• Don’t be afraid to say sorry (as long as you mean it)
  • Don’t be shy about telling people the good things you are doing

This can be achieved with a combination of holding statements, follow up statements, interviews and implementing any necessary changes.

In the case of Ryanair there wasn’t really a formal apology but Michael O’Leary was door stopped by reporters and did say it was “clearly a mess” but he went on to point out that it was just 2% of their passengers that had been affected. I think Michael is missing the point here about focussing on the good things!

On their website where they have a page dedicated to the cancelled flights they also remind people of this “2%” as well as listing the flights that have been cancelled. They also provide a ‘link’ to a page that directs people to an EU legislation document about entitlements to refunds and compensation.

The words “sorry” or “apologise” don’t appear anywhere!

Ryanair - Cancelled Flights

Understandably customers are irate – Ryanair are not helping the situation by drip feeding news about cancelled flights, their customer contact lines not being managed efficiently and are still overheating their situation by promoting flights at “€19.99”.

Furthermore, they have been denying that part of the problem is pilots leaving to take jobs in other airlines.

This scenario has got even worse with pilots going public with their gripes and painting a pretty awful picture about what life is like working for the ‘low care’ airline.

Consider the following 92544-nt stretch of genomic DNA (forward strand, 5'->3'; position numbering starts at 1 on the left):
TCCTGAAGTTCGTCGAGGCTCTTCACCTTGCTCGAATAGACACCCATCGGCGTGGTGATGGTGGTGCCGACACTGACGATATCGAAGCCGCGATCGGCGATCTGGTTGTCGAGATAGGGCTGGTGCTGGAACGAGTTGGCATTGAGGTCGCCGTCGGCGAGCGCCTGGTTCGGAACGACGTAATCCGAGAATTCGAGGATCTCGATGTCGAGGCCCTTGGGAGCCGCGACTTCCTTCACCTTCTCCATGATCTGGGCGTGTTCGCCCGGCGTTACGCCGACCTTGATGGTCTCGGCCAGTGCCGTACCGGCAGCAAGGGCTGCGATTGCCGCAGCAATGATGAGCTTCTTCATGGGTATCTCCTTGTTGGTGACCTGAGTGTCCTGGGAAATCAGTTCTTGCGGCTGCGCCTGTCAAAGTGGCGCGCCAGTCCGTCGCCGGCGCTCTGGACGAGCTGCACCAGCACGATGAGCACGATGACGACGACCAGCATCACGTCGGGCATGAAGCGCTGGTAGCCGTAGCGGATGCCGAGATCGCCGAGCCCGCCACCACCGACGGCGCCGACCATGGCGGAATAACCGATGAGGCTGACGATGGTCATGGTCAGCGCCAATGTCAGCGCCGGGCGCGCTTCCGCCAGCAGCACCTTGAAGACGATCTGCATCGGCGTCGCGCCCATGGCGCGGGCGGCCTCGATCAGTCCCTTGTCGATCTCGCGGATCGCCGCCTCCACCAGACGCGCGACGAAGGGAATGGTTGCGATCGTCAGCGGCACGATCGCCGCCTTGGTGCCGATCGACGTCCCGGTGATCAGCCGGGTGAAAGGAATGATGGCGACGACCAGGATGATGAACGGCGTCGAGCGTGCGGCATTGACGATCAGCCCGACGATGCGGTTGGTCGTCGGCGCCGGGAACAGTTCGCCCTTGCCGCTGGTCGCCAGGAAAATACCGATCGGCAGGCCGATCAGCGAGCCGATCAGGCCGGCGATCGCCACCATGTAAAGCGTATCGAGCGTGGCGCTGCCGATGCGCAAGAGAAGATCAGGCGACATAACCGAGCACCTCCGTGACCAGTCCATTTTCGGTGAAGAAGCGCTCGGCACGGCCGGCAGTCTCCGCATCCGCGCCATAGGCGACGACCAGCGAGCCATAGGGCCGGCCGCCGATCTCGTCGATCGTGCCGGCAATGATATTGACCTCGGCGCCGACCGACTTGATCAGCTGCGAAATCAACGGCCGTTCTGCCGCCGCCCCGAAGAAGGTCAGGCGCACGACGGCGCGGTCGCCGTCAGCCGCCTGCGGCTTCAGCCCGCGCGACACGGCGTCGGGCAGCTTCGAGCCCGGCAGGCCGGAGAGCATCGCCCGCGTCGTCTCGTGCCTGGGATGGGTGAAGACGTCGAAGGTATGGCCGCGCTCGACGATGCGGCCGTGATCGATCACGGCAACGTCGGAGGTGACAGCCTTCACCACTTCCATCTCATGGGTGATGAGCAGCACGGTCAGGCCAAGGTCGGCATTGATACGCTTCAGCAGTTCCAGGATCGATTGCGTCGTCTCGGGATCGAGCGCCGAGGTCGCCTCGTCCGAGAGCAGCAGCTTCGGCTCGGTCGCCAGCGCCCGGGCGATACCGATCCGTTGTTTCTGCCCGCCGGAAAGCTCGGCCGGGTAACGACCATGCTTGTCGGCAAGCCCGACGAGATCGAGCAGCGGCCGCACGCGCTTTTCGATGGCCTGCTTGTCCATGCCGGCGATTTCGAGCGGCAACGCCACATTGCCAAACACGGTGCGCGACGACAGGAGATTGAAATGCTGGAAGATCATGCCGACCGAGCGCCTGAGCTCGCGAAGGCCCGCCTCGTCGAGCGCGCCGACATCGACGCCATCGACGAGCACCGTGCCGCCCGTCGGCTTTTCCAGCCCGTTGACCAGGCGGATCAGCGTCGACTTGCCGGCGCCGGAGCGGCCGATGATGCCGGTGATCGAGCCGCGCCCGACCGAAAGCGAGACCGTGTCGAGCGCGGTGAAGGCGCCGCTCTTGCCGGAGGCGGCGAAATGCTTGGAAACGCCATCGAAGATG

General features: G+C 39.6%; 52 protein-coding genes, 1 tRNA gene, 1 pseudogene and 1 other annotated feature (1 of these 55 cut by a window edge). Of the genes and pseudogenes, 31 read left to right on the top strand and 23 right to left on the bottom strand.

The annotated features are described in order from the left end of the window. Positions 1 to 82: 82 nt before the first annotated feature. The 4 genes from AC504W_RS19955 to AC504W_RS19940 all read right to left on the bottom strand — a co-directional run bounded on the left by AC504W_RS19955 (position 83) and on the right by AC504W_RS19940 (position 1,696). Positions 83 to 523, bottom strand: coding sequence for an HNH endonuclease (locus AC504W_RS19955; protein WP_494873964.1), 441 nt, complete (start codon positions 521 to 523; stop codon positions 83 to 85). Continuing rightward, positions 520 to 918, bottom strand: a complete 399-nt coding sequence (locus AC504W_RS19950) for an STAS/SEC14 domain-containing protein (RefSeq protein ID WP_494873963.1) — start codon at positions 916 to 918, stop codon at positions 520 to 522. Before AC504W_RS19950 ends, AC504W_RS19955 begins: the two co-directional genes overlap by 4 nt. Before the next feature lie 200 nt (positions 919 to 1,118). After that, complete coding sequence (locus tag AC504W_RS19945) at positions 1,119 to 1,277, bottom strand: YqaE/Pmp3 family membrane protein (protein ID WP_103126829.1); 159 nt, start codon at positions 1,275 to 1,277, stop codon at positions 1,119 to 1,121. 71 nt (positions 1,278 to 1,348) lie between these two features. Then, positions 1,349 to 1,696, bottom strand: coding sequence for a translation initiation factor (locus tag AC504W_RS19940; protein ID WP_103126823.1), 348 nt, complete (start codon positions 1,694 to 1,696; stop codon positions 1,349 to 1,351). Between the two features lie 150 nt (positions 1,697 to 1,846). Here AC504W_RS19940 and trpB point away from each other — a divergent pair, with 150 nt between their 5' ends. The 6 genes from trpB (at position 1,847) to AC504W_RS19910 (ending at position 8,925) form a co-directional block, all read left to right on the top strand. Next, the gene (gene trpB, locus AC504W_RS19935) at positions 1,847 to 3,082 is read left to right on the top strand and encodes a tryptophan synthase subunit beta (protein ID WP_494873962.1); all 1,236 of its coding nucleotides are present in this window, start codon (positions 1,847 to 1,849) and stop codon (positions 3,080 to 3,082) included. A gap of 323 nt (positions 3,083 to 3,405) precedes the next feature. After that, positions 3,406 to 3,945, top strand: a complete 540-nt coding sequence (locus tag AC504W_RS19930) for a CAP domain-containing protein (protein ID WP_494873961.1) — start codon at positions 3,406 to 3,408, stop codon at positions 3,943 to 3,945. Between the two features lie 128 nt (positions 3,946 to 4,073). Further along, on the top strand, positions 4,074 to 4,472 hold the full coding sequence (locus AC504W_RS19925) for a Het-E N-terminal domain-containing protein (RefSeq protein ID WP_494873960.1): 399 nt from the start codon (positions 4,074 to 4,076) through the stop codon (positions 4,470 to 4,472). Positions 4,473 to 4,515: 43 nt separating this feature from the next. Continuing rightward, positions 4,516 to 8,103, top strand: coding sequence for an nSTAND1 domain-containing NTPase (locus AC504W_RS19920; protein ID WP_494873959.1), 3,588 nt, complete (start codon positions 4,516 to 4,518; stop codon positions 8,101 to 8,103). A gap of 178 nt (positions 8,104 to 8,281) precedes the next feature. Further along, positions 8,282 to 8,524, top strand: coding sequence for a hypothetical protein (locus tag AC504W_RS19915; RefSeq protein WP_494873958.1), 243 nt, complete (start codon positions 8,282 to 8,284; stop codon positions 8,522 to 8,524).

All of this comes at a time when the airline has been trying to refocus it’s brand with their “Always Getting Better” campaign.

A different scenario? 

So – would it have made a difference if Ryanair were upfront, issued a formal apology and showed genuine empathy with inconvenienced customers and were honest about solutions and assurances going forward?

The answer would be a big “Yes” but there is also a big “But” to contend with.

The effectiveness of this approach will depend on what people feel about the company when embarks on such a course –

  • Do people feel warmly towards the airline?
  • Do they believe that there is a genuine concern for customers?
  • Do they believe that staff at the airline are treated well?
  • Do they believe that this company does charitable work?
  • Do they believe there is a strong moral compass at the airline?
  • Have they communicated the great things (if such things exist) they have been doing to the general public and stakeholders?

Maybe realising this Michael felt there was no point pretending to care?

In a crisis a robust process will definitely help but the best preparation for a crisis is to be good and do good things and communicate this effectively – it is only then that people will be willing to listen to your apology and accept it.

Leopards don’t change their spots and not caring will bite you in the butt eventually.

Greg Canty 

Greg Canty is a Partner of Fuzion Communications, a full-service agency that offers Crisis Consultancy Services from our offices in Dublin and Cork, Ireland